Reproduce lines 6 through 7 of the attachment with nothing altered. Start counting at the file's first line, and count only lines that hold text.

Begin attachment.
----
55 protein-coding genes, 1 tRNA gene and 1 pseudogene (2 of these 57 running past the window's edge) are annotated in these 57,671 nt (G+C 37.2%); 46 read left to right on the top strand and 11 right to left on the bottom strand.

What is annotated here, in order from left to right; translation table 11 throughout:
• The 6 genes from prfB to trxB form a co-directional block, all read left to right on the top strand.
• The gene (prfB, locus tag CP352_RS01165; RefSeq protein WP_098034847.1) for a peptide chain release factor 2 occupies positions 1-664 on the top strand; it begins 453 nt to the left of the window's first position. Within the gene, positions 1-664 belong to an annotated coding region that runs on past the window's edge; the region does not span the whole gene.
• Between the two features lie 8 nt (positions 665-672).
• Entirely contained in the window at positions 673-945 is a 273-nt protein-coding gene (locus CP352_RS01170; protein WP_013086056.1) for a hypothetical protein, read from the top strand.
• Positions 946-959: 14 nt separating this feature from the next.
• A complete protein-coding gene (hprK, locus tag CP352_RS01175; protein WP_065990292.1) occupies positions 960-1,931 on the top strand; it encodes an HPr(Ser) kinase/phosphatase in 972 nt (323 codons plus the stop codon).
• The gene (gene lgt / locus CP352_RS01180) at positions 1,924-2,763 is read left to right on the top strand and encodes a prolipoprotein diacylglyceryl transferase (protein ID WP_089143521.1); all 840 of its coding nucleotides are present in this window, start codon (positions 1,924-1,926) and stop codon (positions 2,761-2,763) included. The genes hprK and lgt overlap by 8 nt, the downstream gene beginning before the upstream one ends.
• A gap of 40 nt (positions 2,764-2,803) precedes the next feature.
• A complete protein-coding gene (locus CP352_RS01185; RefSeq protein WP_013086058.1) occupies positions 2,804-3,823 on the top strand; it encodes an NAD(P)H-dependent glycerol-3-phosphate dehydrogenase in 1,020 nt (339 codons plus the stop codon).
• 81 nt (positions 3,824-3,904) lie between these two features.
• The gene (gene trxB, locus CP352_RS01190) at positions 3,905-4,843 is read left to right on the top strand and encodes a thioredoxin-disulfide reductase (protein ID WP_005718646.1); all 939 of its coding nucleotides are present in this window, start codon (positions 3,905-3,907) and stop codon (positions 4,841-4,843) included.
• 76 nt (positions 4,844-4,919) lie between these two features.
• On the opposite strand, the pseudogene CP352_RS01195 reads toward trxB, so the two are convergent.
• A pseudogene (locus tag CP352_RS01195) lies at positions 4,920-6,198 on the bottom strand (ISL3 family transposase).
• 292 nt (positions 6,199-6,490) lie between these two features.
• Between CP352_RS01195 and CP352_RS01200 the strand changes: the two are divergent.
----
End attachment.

• Entirely contained in the window at positions 673-945 is a 273-nt protein-coding gene (locus CP352_RS01170; protein WP_013086056.1) for a hypothetical protein, read from the top strand.
• Positions 946-959: 14 nt separating this feature from the next.